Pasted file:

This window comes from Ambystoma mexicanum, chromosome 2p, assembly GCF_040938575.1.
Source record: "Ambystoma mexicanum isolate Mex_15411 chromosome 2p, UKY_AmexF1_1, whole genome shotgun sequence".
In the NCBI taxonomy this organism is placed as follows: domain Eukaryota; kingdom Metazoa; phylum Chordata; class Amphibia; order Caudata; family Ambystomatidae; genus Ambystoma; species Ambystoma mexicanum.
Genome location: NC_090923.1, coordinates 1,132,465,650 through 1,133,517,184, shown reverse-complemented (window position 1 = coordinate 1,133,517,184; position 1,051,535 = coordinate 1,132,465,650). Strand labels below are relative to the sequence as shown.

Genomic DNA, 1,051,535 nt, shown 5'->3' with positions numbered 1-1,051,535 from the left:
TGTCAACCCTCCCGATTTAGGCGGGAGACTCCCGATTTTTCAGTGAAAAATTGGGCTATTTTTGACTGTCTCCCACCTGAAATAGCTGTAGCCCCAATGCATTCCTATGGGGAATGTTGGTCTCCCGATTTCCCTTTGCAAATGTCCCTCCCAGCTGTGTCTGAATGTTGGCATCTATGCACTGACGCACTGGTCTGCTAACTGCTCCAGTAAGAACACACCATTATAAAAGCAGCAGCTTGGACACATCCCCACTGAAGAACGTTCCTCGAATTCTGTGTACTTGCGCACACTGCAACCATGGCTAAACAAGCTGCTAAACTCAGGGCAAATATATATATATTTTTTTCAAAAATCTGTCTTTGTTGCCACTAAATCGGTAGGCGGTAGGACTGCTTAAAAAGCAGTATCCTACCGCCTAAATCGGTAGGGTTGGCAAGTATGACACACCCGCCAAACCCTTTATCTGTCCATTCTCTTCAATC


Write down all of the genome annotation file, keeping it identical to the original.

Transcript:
This window comes from Ambystoma mexicanum, chromosome 2p, assembly GCF_040938575.1.
Source record: "Ambystoma mexicanum isolate Mex_15411 chromosome 2p, UKY_AmexF1_1, whole genome shotgun sequence".
In the NCBI taxonomy this organism is placed as follows: domain Eukaryota; kingdom Metazoa; phylum Chordata; class Amphibia; order Caudata; family Ambystomatidae; genus Ambystoma; species Ambystoma mexicanum.
Genome location: NC_090923.1, coordinates 1,132,465,650 through 1,133,517,184, shown reverse-complemented (window position 1 = coordinate 1,133,517,184; position 1,051,535 = coordinate 1,132,465,650). Strand labels below are relative to the sequence as shown.

Genomic DNA, 1,051,535 nt, shown 5'->3' with positions numbered 1-1,051,535 from the left:
TGTCAACCCTCCCGATTTAGGCGGGAGACTCCCGATTTTTCAGTGAAAAATTGGGCTATTTTTGACTGTCTCCCACCTGAAATAGCTGTAGCCCCAATGCATTCCTATGGGGAATGTTGGTCTCCCGATTTCCCTTTGCAAATGTCCCTCCCAGCTGTGTCTGAATGTTGGCATCTATGCACTGACGCACTGGTCTGCTAACTGCTCCAGTAAGAACACACCATTATAAAAGCAGCAGCTTGGACACATCCCCACTGAAGAACGTTCCTCGAATTCTGTGTACTTGCGCACACTGCAACCATGGCTAAACAAGCTGCTAAACTCAGGGCAAATATATATATATTTTTTTCAAAAATCTGTCTTTGTTGCCACTAAATCGGTAGGCGGTAGGACTGCTTAAAAAGCAGTATCCTACCGCCTAAATCGGTAGGGTTGGCAAGTATGACACACCCGCCAAACCCTTTATCTGTCCATTCTCTTCAATC